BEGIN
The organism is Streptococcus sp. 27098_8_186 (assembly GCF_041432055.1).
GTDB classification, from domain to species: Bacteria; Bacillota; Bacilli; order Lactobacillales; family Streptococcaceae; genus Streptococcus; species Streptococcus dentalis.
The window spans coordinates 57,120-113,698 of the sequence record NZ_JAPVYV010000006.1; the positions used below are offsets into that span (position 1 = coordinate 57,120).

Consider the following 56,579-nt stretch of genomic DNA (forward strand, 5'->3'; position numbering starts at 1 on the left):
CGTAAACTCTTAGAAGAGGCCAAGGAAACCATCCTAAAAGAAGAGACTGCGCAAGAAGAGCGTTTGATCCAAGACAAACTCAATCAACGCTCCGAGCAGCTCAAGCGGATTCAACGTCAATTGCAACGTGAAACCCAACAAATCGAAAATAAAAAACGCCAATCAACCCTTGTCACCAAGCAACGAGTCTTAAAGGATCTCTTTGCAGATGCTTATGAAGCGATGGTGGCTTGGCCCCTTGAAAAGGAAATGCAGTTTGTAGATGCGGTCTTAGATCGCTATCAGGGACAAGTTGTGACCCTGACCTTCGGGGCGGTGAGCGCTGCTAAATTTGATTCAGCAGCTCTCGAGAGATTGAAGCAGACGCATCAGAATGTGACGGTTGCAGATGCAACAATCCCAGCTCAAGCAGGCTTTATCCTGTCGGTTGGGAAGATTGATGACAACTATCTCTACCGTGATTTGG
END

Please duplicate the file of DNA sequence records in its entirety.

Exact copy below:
The organism is Streptococcus sp. 27098_8_186 (assembly GCF_041432055.1).
GTDB classification, from domain to species: Bacteria; Bacillota; Bacilli; order Lactobacillales; family Streptococcaceae; genus Streptococcus; species Streptococcus dentalis.
The window spans coordinates 57,120-113,698 of the sequence record NZ_JAPVYV010000006.1; the positions used below are offsets into that span (position 1 = coordinate 57,120).

Consider the following 56,579-nt stretch of genomic DNA (forward strand, 5'->3'; position numbering starts at 1 on the left):
CGTAAACTCTTAGAAGAGGCCAAGGAAACCATCCTAAAAGAAGAGACTGCGCAAGAAGAGCGTTTGATCCAAGACAAACTCAATCAACGCTCCGAGCAGCTCAAGCGGATTCAACGTCAATTGCAACGTGAAACCCAACAAATCGAAAATAAAAAACGCCAATCAACCCTTGTCACCAAGCAACGAGTCTTAAAGGATCTCTTTGCAGATGCTTATGAAGCGATGGTGGCTTGGCCCCTTGAAAAGGAAATGCAGTTTGTAGATGCGGTCTTAGATCGCTATCAGGGACAAGTTGTGACCCTGACCTTCGGGGCGGTGAGCGCTGCTAAATTTGATTCAGCAGCTCTCGAGAGATTGAAGCAGACGCATCAGAATGTGACGGTTGCAGATGCAACAATCCCAGCTCAAGCAGGCTTTATCCTGTCGGTTGGGAAGATTGATGACAACTATCTCTACCGTGATTTGG